How we use and manage farmland will play a key role in fighting climate change and feeding the world –

Federal Agriculture Minister Marie Claude Bibeau announced $54 million on Thursday for the creation of nine new living labs to reduce greenhouse gases.

Speaking in Calgary, Bibeau said one of the living lab programs will take place in Alberta.

“We are investing over $16 million to support our two lead organizations, Alberta Beef Producers and the Alberta Conservation Association, in partnership with Food Water Wellness. These projects will focus on key areas such as improving carbon storage through cropping systems, and herd and nutrient management.”

Melanie Wowk, president of the Alberta Beef Producers, says the five-year living lab program will benefit the province’s beef, forage and crop sectors.

“It will target six key areas, namely crop rotations and cropping systems, land use change, pasture management, livestock feed, nutrient management and increased carbon storage. across the farm. Identifying the financial and non-financial barriers faced by producers adopting these beneficial management practices will also be a priority.”

Kim Cornish of Alberta’s Food Water Wellness Foundation says implementing and validating best management practices on land managed by agricultural producers can make a significant contribution to meeting Canada‘s climate commitments.

“Through the use of predictive soil mapping, we will be able to understand the results of implementing multiple best management practices, in the way best suited to enable growers to achieve their individual goals of production and environment, while being suitable for their growing conditions.”

Bibeau notes that the BC Living Lab Project with the Forage Seed Association will work with growers in the Peace River region to improve carbon storage and reduce emissions.

“For generations, Canadian farmers and researchers have found new ways to protect natural resources while making production practices more efficient. Working together, they create innovative research-based solutions that can be applied to real-world challenges on the farm. Our efforts are accelerating the sector’s ability to respond to climate change, while working to ensure global food security. »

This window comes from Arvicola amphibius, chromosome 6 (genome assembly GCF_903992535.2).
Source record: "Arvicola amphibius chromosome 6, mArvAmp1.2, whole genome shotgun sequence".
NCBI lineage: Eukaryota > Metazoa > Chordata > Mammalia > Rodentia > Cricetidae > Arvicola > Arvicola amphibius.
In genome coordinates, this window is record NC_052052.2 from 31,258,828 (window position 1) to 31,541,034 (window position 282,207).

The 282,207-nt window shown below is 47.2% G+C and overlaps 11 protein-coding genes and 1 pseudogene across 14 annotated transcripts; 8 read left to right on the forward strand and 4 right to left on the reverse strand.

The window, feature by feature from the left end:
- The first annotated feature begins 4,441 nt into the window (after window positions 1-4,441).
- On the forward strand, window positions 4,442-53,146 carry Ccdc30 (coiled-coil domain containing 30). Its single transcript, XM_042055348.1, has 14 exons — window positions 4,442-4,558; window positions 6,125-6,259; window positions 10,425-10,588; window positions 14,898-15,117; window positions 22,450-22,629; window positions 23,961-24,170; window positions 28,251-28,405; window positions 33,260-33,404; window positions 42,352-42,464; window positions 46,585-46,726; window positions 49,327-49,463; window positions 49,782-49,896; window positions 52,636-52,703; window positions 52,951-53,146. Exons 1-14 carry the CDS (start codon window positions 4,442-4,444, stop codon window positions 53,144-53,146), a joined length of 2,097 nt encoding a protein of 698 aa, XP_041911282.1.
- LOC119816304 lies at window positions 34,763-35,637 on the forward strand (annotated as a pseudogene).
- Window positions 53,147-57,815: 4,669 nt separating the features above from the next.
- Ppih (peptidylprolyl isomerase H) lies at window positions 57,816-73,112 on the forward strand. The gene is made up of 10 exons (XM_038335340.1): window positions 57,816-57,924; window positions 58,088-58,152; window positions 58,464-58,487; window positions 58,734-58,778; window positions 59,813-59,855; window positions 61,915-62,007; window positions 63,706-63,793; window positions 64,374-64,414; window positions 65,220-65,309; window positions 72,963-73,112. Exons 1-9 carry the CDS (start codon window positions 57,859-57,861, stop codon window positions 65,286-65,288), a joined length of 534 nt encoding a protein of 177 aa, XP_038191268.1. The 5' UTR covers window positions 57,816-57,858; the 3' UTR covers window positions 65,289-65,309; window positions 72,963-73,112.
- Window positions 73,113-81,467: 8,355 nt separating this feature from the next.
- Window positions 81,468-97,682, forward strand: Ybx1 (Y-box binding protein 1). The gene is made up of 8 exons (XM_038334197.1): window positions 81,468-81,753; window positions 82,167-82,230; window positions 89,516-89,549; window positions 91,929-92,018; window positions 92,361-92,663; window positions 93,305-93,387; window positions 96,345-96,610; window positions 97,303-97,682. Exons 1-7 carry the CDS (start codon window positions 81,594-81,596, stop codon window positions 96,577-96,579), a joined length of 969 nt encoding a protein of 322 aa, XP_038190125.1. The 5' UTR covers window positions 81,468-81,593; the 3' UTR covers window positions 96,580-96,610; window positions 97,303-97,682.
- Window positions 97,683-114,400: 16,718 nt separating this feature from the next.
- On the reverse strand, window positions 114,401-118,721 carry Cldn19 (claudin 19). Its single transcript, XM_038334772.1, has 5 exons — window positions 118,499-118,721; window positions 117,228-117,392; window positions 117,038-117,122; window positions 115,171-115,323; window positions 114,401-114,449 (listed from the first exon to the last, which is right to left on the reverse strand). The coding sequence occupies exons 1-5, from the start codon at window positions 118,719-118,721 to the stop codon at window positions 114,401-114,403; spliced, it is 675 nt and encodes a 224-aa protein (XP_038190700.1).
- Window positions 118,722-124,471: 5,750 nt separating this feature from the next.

Thursday’s announcement also marked the first Indigenous-run Living Lab by the Mistawasis Nêhiyawak and Muskeg Lake Cree Nation in Saskatchewan.

The 4.8 Million Bridge to Land Water Sky project will see growers and First Nations working towards a common goal of improving the environment while committing to protect Indigenous values, treaties, communities, lands and resources .

Saskatchewan’s South of the Divide conservation action program will receive $8 million to focus on developing agricultural climate solutions for prairie ecoregions.

This project will focus on four key areas: avoiding land use conversion; adaptive grazing management; restore and enhance perennial plant communities; and livestock grazing of various annual cover crops.

Ottawa is striving to have at least one living lab in every province, with details on the next round of projects to be announced in the coming months.

Announcement of nine new Living Labs on Thursday, including in British Columbia, Alberta, Saskatchewan, New Brunswick, Nova Scotia and Newfoundland and Labrador.

Announced in 2021, Agricultural Climate Solutions (ACS) – Living Labs is a 10-year, $185 million program that helps develop and implement agricultural practices such as nutrient management, windbreaks and cover crops to sequester carbon and reduce greenhouse gases.

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